Seattle, WA, United States
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Huber D.R.,U.S. Environmental Protection Agency | Blount B.C.,Centers for Disease Control and Prevention | Mage D.T.,Danya International, Inc. | Letkiewicz F.J.,Cadmus Group Inc. | And 2 more authors.
Journal of Exposure Science and Environmental Epidemiology | Year: 2011

Human biomonitoring data show that exposure to perchlorate is widespread in the United States. The predominant source of intake is food, whereas drinking water is a less frequent and far smaller contributor. We used spot urine samples for over 2700 subjects and estimated 24 h intake using new creatinine adjustment equations. Merging data from surveys of national health (NHANES) with drinking water monitoring (UCMR), we categorized survey participants according to their potential exposure through drinking water or food. By subtracting daily food doses of perchlorate from the oral reference dose (RfD), we derive an allowances for perchlorate in tap water for several populations. The calculated mean food perchlorate dose in the United States was 0.081 g/kg/day compared to 0.101 g/kg/day for those who also had a potential drinking water component. The calculated 95th percentile doses, typically falling between 0.2 and 0.4 g/kg/day, were well below the RfD (0.7 g/kg/day) in all populations analyzed. Children aged 6-11 years had the highest mean perchlorate doses in food (0.147 g/kg/day), with an additional water contribution of only 0.003 g/kg/day representing just 2% of exposure. Pregnant women had a mean food dose of 0.093 vs 0.071 g/kg/day for all women of reproductive age. At the 95th percentile intake for both the total population and women of child-bearing age (15-44), the perchlorate contribution from food was 86% and from drinking water 14% (respectively, 30% and 5% of the RfD). At the mean for the same groups, the food to water contribution ratio is approximately 80:20. We calculate that an average 66 kg pregnant woman consuming a 90th percentile food dose (0.198 g/kg/day) could also drink the 90th percentile of community water for pregnant women (0.033 l/kg/day) containing 15 g/l perchlorate without exceeding the 0.7 g/kg/day reference dose.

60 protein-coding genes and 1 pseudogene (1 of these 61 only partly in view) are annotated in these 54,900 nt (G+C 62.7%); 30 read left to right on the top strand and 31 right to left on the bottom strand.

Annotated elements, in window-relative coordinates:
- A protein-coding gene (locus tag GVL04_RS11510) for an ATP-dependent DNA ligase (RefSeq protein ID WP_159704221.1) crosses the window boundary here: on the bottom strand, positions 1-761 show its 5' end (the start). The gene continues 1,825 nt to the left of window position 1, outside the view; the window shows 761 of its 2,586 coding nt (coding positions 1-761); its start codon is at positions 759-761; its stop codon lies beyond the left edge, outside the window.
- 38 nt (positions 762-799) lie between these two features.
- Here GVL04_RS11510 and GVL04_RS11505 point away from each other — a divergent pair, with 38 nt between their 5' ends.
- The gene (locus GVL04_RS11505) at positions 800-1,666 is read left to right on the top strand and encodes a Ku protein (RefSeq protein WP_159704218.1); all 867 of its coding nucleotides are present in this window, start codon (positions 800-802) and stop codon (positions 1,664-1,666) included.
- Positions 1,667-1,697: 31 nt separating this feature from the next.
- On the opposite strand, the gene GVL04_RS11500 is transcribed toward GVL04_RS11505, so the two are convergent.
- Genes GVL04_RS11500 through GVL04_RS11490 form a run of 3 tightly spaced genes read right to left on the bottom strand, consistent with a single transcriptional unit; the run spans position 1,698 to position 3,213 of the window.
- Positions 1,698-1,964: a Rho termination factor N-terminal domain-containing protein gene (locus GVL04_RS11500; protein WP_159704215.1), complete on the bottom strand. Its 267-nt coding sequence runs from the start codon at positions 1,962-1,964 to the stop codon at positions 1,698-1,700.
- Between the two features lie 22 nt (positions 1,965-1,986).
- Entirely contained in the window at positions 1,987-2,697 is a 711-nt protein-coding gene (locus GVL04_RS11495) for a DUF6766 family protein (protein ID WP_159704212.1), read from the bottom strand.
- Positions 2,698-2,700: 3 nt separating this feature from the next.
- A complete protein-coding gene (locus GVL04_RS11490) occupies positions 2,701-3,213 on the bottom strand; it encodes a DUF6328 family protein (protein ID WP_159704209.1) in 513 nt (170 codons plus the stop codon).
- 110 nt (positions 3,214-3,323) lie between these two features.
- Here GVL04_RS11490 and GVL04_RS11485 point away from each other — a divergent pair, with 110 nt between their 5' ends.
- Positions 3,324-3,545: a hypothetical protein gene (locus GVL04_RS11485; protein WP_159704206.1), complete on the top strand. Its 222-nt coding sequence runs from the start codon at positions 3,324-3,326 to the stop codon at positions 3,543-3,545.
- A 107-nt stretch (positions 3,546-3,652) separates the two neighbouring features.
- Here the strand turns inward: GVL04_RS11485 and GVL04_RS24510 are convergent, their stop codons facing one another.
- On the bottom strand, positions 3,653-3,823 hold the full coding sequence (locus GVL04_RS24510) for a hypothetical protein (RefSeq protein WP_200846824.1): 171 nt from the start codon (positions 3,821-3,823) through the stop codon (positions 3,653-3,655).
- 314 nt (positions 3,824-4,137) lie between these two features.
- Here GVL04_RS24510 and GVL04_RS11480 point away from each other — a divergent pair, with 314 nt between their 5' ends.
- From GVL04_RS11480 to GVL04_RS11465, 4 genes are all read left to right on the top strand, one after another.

van Egeren S.J.,801 Progress Rd | Dodson S.I.,University of Wisconsin - Madison | Torke B.,3119 W. Petty Road | Maxted J.T.,Cadmus Group Inc.
Hydrobiologia | Year: 2011

Zooplankton community composition can be related to natural environmental factors such as lake morphology, lake landscape position, and water chemistry as well as anthropogenic factors such as agricultural and urban land-use. We hypothesized that within-lake factors, such as water chemistry, lake morphology, and human land-use would each be related to zooplankton community structure, but that watershed land-use would be the strongest correlate in southeast Wisconsin lakes. Zooplankton samples, collected every 3 months over a year, from 29 lakes were used to determine how lake and watershed morphology, water quality, and land-use were related to zooplankton community structure in the heavily developed Southeast Wisconsin Till Plain Ecoregion. Forward selection and a variation partitioning procedure were used to determine relative and shared contributions of each suite of variables in predicting zooplankton community structure. Redundancy analysis was used to characterize dominant gradients in pelagic zooplankton communities and related environmental factors and land-use. The major correlates of community structure included summer phosphorus, lake depth and surface area and urban and natural land. Variation partitioning illustrated that phosphorus alone accounts for the greatest part (12%) of community structure. Urban land-uses (residential, commercial and paved land) and lake morphology partially explain zooplankton community variation through combined effects with phosphorus. Small cladocerans and Skistodiaptomus pallidus were associated with higher phosphorus, shallow depth and higher urban land-use, while Daphnia pulicaria dominates in deep lakes with lower phosphorus and less urban land-use. This study contributes to the understanding of factors affecting zooplankton community structure in a largely human developed region and illustrates the importance of eutrophication in structuring zooplankton community composition. © 2011 Springer Science+Business Media B.V.


Stankwitz C.,College of William and Mary | Stankwitz C.,Cadmus Group Inc. | Kaste J.M.,College of William and Mary | Friedland A.J.,Dartmouth College
Environmental Science and Technology | Year: 2012